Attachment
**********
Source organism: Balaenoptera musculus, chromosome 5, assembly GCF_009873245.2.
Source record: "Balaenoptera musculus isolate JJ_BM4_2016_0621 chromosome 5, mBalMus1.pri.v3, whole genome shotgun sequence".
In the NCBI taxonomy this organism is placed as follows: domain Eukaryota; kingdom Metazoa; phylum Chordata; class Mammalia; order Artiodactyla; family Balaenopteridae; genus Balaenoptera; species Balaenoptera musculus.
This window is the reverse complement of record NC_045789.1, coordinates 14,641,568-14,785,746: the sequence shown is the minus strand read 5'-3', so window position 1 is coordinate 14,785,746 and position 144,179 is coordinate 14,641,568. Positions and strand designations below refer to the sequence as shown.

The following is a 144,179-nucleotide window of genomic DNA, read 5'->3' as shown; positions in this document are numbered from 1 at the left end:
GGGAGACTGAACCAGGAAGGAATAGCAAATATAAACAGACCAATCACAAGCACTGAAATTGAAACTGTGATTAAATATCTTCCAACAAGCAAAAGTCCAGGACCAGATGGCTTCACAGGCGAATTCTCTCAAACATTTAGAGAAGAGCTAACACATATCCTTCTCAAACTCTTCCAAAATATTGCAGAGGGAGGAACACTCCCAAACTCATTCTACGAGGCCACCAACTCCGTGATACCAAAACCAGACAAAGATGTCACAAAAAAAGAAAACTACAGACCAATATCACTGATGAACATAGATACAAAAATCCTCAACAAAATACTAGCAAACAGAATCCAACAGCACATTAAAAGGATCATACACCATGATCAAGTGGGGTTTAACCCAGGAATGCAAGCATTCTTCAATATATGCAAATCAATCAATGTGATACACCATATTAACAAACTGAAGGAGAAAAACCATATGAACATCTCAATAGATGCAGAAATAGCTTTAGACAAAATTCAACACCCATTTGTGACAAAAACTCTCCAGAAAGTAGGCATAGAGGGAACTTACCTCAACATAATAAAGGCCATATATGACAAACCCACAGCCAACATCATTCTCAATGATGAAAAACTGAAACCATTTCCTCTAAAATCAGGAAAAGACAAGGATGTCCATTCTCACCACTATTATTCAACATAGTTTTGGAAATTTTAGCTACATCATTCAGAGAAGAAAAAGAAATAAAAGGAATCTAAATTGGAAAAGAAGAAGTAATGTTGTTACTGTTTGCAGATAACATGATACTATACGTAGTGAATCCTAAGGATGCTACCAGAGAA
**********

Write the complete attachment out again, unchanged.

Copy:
Source organism: Balaenoptera musculus, chromosome 5, assembly GCF_009873245.2.
Source record: "Balaenoptera musculus isolate JJ_BM4_2016_0621 chromosome 5, mBalMus1.pri.v3, whole genome shotgun sequence".
In the NCBI taxonomy this organism is placed as follows: domain Eukaryota; kingdom Metazoa; phylum Chordata; class Mammalia; order Artiodactyla; family Balaenopteridae; genus Balaenoptera; species Balaenoptera musculus.
This window is the reverse complement of record NC_045789.1, coordinates 14,641,568-14,785,746: the sequence shown is the minus strand read 5'-3', so window position 1 is coordinate 14,785,746 and position 144,179 is coordinate 14,641,568. Positions and strand designations below refer to the sequence as shown.

The following is a 144,179-nucleotide window of genomic DNA, read 5'->3' as shown; positions in this document are numbered from 1 at the left end:
GGGAGACTGAACCAGGAAGGAATAGCAAATATAAACAGACCAATCACAAGCACTGAAATTGAAACTGTGATTAAATATCTTCCAACAAGCAAAAGTCCAGGACCAGATGGCTTCACAGGCGAATTCTCTCAAACATTTAGAGAAGAGCTAACACATATCCTTCTCAAACTCTTCCAAAATATTGCAGAGGGAGGAACACTCCCAAACTCATTCTACGAGGCCACCAACTCCGTGATACCAAAACCAGACAAAGATGTCACAAAAAAAGAAAACTACAGACCAATATCACTGATGAACATAGATACAAAAATCCTCAACAAAATACTAGCAAACAGAATCCAACAGCACATTAAAAGGATCATACACCATGATCAAGTGGGGTTTAACCCAGGAATGCAAGCATTCTTCAATATATGCAAATCAATCAATGTGATACACCATATTAACAAACTGAAGGAGAAAAACCATATGAACATCTCAATAGATGCAGAAATAGCTTTAGACAAAATTCAACACCCATTTGTGACAAAAACTCTCCAGAAAGTAGGCATAGAGGGAACTTACCTCAACATAATAAAGGCCATATATGACAAACCCACAGCCAACATCATTCTCAATGATGAAAAACTGAAACCATTTCCTCTAAAATCAGGAAAAGACAAGGATGTCCATTCTCACCACTATTATTCAACATAGTTTTGGAAATTTTAGCTACATCATTCAGAGAAGAAAAAGAAATAAAAGGAATCTAAATTGGAAAAGAAGAAGTAATGTTGTTACTGTTTGCAGATAACATGATACTATACGTAGTGAATCCTAAGGATGCTACCAGAGAA